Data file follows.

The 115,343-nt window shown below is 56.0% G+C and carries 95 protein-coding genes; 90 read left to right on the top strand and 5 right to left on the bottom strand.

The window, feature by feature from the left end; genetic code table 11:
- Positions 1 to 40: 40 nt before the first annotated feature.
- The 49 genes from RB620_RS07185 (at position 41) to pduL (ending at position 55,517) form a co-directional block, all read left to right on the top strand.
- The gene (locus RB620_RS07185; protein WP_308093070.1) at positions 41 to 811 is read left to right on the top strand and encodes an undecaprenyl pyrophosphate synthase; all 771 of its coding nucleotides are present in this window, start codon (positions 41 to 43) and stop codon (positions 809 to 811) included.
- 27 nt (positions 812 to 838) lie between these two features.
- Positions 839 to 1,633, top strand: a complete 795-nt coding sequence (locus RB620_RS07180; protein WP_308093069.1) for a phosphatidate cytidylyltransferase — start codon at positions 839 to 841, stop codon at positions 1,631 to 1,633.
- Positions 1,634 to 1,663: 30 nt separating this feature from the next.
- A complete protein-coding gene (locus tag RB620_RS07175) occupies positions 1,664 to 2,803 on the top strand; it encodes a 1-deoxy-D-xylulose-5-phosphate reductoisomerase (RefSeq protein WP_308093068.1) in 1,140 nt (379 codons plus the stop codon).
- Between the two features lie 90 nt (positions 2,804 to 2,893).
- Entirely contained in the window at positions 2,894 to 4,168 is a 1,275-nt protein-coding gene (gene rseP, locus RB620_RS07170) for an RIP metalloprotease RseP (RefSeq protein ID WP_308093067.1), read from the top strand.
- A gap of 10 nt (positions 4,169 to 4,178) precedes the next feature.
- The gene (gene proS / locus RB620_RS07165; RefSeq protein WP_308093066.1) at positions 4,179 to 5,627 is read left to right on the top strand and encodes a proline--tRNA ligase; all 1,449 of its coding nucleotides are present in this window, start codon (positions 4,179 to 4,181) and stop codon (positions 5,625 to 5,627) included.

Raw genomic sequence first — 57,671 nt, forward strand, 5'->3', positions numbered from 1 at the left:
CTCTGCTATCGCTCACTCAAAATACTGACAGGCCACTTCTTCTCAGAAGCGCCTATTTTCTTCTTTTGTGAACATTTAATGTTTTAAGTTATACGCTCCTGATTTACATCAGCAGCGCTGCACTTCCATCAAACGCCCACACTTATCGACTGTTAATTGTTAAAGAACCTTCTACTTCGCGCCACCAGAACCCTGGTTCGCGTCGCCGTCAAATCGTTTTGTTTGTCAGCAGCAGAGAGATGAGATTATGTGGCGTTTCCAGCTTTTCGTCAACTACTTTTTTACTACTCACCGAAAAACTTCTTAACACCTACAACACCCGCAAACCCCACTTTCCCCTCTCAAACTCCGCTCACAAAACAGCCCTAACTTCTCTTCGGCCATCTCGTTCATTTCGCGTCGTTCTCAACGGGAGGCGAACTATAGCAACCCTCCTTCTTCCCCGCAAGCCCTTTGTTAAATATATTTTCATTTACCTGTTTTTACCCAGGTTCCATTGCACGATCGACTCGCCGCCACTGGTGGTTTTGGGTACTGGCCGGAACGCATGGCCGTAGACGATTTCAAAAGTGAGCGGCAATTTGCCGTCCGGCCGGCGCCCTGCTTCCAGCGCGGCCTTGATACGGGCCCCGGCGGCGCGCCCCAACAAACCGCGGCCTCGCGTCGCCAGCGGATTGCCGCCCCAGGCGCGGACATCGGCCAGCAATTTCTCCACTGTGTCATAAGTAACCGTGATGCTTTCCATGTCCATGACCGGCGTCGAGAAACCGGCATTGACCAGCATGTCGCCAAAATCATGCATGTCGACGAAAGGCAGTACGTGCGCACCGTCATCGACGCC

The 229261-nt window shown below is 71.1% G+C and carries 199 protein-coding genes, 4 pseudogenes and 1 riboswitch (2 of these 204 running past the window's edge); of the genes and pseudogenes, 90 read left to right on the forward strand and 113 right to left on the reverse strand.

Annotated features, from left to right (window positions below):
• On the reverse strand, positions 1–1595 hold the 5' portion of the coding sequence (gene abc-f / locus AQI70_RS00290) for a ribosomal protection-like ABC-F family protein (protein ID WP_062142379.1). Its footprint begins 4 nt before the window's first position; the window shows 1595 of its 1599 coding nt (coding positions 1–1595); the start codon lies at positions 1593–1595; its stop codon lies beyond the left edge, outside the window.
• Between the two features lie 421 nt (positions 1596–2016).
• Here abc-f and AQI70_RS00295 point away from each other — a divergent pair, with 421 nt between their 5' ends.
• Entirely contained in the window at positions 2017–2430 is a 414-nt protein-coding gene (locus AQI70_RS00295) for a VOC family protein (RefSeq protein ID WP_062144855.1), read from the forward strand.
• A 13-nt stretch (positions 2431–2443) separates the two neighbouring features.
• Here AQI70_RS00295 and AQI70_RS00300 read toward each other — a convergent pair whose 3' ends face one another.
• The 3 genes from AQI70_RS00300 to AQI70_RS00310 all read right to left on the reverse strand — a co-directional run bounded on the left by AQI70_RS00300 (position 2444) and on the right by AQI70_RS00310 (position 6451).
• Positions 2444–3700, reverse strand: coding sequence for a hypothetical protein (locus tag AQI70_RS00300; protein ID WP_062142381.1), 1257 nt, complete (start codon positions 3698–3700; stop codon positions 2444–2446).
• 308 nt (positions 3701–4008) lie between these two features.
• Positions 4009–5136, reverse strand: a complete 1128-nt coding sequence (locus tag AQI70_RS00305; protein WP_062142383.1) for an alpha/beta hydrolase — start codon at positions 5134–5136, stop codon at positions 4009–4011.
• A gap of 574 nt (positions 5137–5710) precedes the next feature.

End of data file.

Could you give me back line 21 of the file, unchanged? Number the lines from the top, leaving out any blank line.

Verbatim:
• Entirely contained in the window at positions 2017–2430 is a 414-nt protein-coding gene (locus AQI70_RS00295) for a VOC family protein (RefSeq protein ID WP_062144855.1), read from the forward strand.